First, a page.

ZELA Executive Director’s New Year Message


18 January 2021

Dear Partners, Stakeholders and Donors

RE: Zimbabwe Environmental Law Association Executive Director’s New Year Message

Compliments of the New Year!

We approach the new year with hopes anew decimated by the global concern about coronavirus whose negative impacts are once more on the increase. The world is under strife, weighed down by worry on what tomorrow holds for us. The rapid spread of a new variant of coronavirus is indeed a cause for concern. In our determination to live each day as it comes, we should all be in a race to prevent COVID-19 infections by making sure that we make the COVID-19 precautions our new habits.

Amid this global pandemic, we remain resilient on our mandate of promoting democracy, good governance and sustainable development from a natural resources governance approach. Our health system is under strain as the coronavirus surges back. ZELA believes the rents from the exploitation of our rich natural resource base should be contributing towards human, social, economic, and political development. On the contrary, we have a different tale to tell.

In Zimbabwe, even though wildlife plays a critical role in the tourism industry and has the capacity of transforming social and economic lives, there are no accountability initiatives to hold accountable powerful actors for the social and environmental outcomes of their decision. One of ZELA’s areas of programming under our current strategic plan is wildlife which falls under the Land and Natural Resources Programme and during the year, the organisation seeks to strengthen the weak wildlife laws in Zimbabwe by working closely with relevant stakeholders in pushing for the reform and amendment of the Parks and Wildlife Act and the Tourism Act. Zimbabwe faces multiple sustainable wildlife management challenges. One of the major challenges relates to community roles in wildlife planning, management, and utilization. The co-existence of wildlife and humans is under threat. This has resulted in conflicts which have led to loss of life, injury, and loss of property. While conflicts are inevitable, it is also proven that communities play a critical role in sustainable wildlife conservation as the first line of defense against poaching and illegal wildlife trade as well as sustainable use of wildlife. It is recommended that the role of communities in wildlife management and utilization be spelt out clearly in legislation. Furthermore, ZELA will conduct more empirical research on the socio-economic impacts of the Communal Areas Management Programme for Indigenous Resources (CAMPFIRE)within rural communities to ensure that community views shape conservation strategies.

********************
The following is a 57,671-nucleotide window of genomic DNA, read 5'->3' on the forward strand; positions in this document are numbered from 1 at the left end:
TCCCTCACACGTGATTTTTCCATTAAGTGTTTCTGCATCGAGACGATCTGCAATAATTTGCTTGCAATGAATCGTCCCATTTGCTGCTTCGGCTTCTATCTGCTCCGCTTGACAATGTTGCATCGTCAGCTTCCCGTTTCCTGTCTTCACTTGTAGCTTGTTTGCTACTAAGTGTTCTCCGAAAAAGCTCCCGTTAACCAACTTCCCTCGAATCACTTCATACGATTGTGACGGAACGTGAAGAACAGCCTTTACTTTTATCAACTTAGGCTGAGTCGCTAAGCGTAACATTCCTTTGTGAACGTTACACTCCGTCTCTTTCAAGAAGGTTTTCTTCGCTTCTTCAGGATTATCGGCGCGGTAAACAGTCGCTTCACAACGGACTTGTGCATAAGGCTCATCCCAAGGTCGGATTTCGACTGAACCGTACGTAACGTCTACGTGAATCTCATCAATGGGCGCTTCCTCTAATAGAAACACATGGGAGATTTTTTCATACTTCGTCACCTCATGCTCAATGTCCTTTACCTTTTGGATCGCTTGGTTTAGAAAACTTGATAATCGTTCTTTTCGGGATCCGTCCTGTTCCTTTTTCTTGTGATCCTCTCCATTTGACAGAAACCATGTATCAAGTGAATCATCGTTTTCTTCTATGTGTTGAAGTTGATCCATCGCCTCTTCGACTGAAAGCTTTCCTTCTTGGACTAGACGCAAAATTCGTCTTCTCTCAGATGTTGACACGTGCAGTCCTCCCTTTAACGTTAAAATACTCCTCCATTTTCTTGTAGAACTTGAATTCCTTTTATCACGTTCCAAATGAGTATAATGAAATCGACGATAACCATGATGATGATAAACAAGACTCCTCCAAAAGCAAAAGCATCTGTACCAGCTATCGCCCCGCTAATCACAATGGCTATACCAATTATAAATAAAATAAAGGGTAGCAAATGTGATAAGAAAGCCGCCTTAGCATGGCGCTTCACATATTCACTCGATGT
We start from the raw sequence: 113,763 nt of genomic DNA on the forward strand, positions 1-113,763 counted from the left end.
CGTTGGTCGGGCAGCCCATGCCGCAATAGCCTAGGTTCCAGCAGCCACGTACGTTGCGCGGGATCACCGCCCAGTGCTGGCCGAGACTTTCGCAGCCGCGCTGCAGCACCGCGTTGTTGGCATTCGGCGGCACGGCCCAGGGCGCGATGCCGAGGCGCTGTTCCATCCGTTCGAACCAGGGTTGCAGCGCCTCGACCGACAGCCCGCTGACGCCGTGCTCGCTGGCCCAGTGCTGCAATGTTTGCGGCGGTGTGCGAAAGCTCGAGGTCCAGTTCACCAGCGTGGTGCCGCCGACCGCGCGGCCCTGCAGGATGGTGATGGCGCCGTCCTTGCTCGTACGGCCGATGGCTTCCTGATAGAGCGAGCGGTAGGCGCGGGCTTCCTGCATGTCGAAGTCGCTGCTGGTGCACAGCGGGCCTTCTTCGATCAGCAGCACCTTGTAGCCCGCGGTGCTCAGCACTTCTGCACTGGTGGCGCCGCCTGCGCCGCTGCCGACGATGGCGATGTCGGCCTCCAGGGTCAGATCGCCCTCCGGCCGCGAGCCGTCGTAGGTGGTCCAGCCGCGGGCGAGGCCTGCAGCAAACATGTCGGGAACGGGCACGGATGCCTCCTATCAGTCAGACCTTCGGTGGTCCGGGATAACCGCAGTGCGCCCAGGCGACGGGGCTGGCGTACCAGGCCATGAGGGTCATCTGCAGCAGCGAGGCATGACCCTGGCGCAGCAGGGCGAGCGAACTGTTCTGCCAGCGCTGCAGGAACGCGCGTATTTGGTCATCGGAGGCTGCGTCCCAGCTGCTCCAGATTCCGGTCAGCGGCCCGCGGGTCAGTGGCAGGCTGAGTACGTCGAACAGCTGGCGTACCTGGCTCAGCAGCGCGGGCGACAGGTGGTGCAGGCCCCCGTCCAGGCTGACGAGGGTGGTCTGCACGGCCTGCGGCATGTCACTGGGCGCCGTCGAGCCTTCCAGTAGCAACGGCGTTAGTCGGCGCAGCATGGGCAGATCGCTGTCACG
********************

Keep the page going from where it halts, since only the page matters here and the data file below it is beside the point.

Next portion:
The organization will also work closely with the Ministry of Environment, Climate, Tourism and Hospitality Industry which is in the process of developing a Zimbabwe Wetlands Policy. It is our belief that wetlands are vital in the country’s ecosystem and their management requires the attention they deserve especially now when there are competing claims for land utilization. We hope the policy will establish an effective and efficient institutional and legal framework for integrated management and sustainable use of wetlands.

There has been an increase in both legal and illegal mining operations in national parks, conservancies, and recreational areas. As the government works closely with relevant stakeholders including ZELA in finalizing the Mines and Minerals Amendment Bill, among other critical aspects such as formalization of artisanal and small-scale mining, we expect a clear outline on the Bill factoring in the government policy pronouncement on the ban of mining in protected areas. This pronouncement purports the ban of mining activities in national parks. Thus, while a pronouncement was made on the ban of mining in national parks, the legal position is that the pronouncement has no legal binding force and hence the provisions of the Parks and Wildlife Act in terms of section 119 remain in force until such a time the law is amended. ZELA will continue calling on the Government of Zimbabwe to amend the Parks and Wildlife Act and other statutory instruments to give legal effect to the ban.

2021 will also see us continuing in calling for responsible investment and accountability in the management of natural resources. Accountability is a central principle for good governance because it serves to prevent or mitigate negative social and environmental impacts and abuse of power. Zimbabwe has several laws and policies on the radar, and we intend to make our contribution. These include but are not limited to the  Parks and Wildlife Act, Tourism Act, Wildlife Policy, Mines and Minerals Amendment Bill, the Minerals Development Policy , the Forest Policy , Wetlands Policy and Forest Amendment Bill. There are also a number of laws that have been proposed for harmonization with the constitution,these include the Rural District Councils Act,  the Regional , Town and Country Planning Act and the Environmental Management Act.

Dear Partners, Stakeholders and Donors as we begin the year let us not lose hope. I wish you a safe, healthy, and prosperous new year!

Please note, we are officially back from the holidays with effect from 18 January 2021. However, as we continue our commitment to adhere to COVID-19 regulations, we will continue working virtually until further notice. For any urgent matters, do not hesitate to email me at mutusod@zela.org

Yours Sincerely,

ZELA Executive Director

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